Guilty Pleasure No. 29: On The Line (dir by Eric Bross)


OnTheLineposter

Last night, as I watched Dead 7, I could not help but think about the 2001 film, On The Line.  Don’t get me wrong, On The Line does not feature any zombies and there’s next to no violence.  However, much like Dead 7, it does feature quite a few boy banders.  In fact, with the exception of JC Chasez, every member of *NSYNC makes an appearance in On The Line.  Lance Bass stars in the movie.  Joey Fatone plays his best friend.  Finally, at the end of the film, in a scene that is so homophobic that it practically screams 2001, Justin Timberlake and Chris Kirkpatrick show up as a flamboyant makeup artist and an even more flamboyant hairstylist.

Lance plays Kevin, a shy and somewhat nerdy advertising exec who lives in Chicago.  Kevin falls in love easily but he’s always been too shy to have a serious relationship.  One day, Kevin is returning home from work on the train when he starts talking to Abbey (Emanuelle Chriqui).  It turns out that they both love the Chicago Cubs and Al Green!  (Oh my God!  Who would have guessed that two people living in Chicago would both love the local sports team!?)  It also turns out that both Kevin and Abbey can name all the Presidents in order!  Obviously, they are meant to be!  The universe arranged for them to both be on the train at the same time so that they can get married, have children, and discuss the presidency of Rutherford Hayes while watching the Cubs and listening to Al Green.

Unfortunately, despite being a single guy who has just totally hit it off with a single girl who is obviously attracted to him, Kevin forgets to get her phone number.  The movie explains this by saying that Kevin is shy but if he’s so shy that he can’t even give out his phone number then how did he ever find the courage to tell Abbey that he loves Al Green in the first place?

(Actually, Abbey isn’t really single but her fiancée is such a jerk that she might as well be.  Anyone who has ever seen a movie knows that Abbey is not meant to marry a guy who spends all of his time on the phone, yelling, “Sell!  Sell!”)

Of course, if Kevin had gotten her phone number, there wouldn’t have been a movie.  So, instead, he recruits his loser friends (including Joey Fatone) to help him track down Abbey.  He puts up flyers all over Chicago.  A story about him appears in the newspaper.  Soon, the entire city is obsessed with whether or not Kevin will find this girl that he talked to for ten minutes.  However, Abbey apparently never watches TV or reads the newspaper because somehow, she doesn’t know all of this is going on…

There’s an interesting subtext to On The Line.  Lance Bass himself produced the film.  Five years after On The Line flopped at the box office, Lance officially came out as gay (and, it must be said, that whenever Kevin talks to Abbey, he comes across less like a future lover and more like every girl’s ideal gay best friend).  Lance has said that he was still deeply closeted when he made On The Line and there are times when the film seems to be almost desperate to convince us of Kevin’s (and, by association, Lance’s) heterosexuality.  In this context, that end credits scene with Chris and Justin, limp-wristed and speaking in exaggerated falsetto, is even ickier.  “Gay?” the film says to be saying, “If there was a gay person in On The Line, would Justin Timberlake be playing a makeup artist?  Would Chris Kirkpatrick be willing to appear as a hairdresser named Angelo?”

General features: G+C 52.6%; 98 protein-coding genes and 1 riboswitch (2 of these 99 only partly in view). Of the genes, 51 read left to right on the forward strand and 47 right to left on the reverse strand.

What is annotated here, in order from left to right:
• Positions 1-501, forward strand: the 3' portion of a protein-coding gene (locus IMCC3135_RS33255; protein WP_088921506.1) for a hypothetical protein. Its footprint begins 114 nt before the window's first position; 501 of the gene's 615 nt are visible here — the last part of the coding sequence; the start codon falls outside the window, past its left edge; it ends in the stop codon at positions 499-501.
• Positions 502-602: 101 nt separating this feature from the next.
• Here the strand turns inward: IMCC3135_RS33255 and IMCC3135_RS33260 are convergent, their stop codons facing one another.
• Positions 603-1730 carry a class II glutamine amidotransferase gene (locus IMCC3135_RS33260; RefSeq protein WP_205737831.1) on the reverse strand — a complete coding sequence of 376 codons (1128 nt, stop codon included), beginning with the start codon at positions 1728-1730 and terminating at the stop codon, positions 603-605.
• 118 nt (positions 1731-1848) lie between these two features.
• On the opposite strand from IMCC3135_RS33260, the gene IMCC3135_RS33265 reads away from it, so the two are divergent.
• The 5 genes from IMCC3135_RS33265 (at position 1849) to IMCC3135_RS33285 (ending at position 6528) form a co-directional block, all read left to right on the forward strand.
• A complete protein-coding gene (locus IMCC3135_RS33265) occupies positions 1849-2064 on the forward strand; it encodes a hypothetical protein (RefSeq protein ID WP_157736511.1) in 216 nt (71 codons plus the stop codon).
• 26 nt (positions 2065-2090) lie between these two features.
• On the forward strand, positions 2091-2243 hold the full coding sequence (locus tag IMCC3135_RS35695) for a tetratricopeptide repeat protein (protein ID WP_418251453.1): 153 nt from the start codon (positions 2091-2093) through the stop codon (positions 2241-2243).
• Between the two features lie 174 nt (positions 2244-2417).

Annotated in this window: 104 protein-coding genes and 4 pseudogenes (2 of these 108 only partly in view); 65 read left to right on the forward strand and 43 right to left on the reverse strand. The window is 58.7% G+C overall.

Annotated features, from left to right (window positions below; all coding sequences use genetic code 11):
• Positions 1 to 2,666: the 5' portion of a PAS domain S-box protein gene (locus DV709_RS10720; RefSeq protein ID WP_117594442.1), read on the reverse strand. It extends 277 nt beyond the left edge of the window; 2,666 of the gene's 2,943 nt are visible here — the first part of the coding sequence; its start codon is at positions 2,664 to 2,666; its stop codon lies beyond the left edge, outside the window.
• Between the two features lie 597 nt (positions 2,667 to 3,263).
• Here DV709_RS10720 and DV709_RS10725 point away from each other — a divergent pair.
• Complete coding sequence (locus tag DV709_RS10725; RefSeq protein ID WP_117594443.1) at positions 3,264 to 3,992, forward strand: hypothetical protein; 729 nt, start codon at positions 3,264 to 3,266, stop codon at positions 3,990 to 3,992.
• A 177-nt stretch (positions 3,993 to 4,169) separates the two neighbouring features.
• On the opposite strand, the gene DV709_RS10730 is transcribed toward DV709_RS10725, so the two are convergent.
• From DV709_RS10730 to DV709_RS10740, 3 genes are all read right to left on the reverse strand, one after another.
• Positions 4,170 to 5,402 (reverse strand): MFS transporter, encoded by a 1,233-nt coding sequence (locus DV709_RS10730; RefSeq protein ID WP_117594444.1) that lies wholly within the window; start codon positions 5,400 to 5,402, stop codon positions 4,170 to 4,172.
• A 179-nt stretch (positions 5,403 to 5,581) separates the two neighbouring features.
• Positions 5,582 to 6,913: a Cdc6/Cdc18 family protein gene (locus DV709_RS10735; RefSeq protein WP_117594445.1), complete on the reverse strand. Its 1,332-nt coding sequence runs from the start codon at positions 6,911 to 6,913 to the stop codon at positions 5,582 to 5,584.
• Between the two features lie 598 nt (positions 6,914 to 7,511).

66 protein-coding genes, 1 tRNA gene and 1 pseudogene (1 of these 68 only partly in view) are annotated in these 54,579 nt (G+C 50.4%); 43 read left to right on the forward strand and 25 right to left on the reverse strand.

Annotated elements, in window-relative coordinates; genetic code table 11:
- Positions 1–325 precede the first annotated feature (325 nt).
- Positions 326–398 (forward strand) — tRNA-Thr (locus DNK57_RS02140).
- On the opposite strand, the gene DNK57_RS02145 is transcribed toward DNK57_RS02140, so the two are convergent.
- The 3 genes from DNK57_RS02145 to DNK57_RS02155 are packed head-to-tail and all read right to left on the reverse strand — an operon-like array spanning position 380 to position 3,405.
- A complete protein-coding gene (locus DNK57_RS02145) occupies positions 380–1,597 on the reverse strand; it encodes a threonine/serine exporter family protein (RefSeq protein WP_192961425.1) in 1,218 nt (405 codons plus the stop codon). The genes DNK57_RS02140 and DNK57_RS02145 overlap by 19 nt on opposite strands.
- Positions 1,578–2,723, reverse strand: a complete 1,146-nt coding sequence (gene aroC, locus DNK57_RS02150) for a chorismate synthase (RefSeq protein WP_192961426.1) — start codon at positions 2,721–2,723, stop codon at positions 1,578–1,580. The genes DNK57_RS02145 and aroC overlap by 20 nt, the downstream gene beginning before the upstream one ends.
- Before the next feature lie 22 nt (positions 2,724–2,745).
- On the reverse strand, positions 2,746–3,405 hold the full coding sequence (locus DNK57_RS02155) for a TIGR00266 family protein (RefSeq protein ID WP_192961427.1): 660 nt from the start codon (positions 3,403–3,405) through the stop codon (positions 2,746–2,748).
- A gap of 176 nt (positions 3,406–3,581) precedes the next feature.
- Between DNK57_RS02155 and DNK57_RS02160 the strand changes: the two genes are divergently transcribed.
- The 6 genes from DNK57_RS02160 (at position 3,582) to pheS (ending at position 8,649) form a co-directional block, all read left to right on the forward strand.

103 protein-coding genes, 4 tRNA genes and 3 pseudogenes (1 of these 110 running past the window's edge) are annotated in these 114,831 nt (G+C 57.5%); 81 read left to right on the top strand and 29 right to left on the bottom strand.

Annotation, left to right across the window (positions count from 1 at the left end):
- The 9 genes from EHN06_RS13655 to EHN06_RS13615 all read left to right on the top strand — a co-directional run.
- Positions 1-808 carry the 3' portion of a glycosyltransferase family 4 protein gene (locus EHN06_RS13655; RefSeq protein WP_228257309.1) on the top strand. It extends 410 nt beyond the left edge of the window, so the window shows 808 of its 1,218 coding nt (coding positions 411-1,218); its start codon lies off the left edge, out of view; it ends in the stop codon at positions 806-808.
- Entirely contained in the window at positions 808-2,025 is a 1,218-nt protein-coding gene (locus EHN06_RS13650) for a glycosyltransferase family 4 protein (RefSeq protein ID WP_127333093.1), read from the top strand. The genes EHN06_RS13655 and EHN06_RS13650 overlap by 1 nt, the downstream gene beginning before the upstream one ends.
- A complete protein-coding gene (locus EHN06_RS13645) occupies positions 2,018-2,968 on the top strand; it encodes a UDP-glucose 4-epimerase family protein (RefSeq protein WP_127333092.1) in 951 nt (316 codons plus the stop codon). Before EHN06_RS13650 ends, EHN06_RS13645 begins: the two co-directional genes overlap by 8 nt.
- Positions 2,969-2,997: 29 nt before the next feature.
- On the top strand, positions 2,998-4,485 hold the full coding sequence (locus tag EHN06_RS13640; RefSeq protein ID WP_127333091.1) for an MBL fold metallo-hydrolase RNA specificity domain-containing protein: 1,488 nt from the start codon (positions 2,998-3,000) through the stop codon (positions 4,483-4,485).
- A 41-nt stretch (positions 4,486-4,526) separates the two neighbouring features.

On The Line is not a particularly good film and yet, oddly, it’s one that I always find myself watching whenever I come across it on cable.  Lance may be miscast and he’s obviously uncomfortable in the majority of his scenes but he’s also likable.  You never believe for a second that Kevin and Abbey will last as a couple but Lance seems like a nice guy and Emmanuelle Chriqui is so pretty that you’re happy that they at least got to go on a date or two before breaking up and never seeing each other again.  They’re both pretty and it’s fun to watch pretty people talk to each other, even if they do lack a certain romantic chemistry.  As well, though his character is pretty obnoxious, Joey Fatone is still always fun to watch.

On The Line is no Dead 7 but it’s still watchable in its own stupid way.  I would suggest, however, skipping the end credits

Previous Guilty Pleasures

  1. Half-Baked
  2. Save The Last Dance
  3. Every Rose Has Its Thorns
  4. The Jeremy Kyle Show
  5. Invasion USA
  6. The Golden Child
  7. Final Destination 2
  8. Paparazzi
  9. The Principal
  10. The Substitute
  11. Terror In The Family
  12. Pandorum
  13. Lambada
  14. Fear
  15. Cocktail
  16. Keep Off The Grass
  17. Girls, Girls, Girls
  18. Class
  19. Tart
  20. King Kong vs. Godzilla
  21. Hawk the Slayer
  22. Battle Beyond the Stars
  23. Meridian
  24. Walk of Shame
  25. From Justin To Kelly
  26. Project Greenlight
  27. Sex Decoy: Love Stings
  28. Swimfan
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5 responses to “Guilty Pleasure No. 29: On The Line (dir by Eric Bross)

  1. Pingback: Guilty Pleasure No. 31: Hail, Caesar! (dir by the Coen Brothers) | Through the Shattered Lens

  2. Pingback: Guilty Pleasure No. 32: It’s So Cold In The D by T-Baby (a.k.a. My Excuse For Not Getting More Accomplished Today) | Through the Shattered Lens

  3. Pingback: Lisa Cleans Out Her DVR: Guilty Pleasure No. 33: In the Mix (dir by Ron Underwood) | Through the Shattered Lens

  4. Pingback: Guilty Pleasure No. 34: Healed by Grace (dir by David Weese) | Through the Shattered Lens

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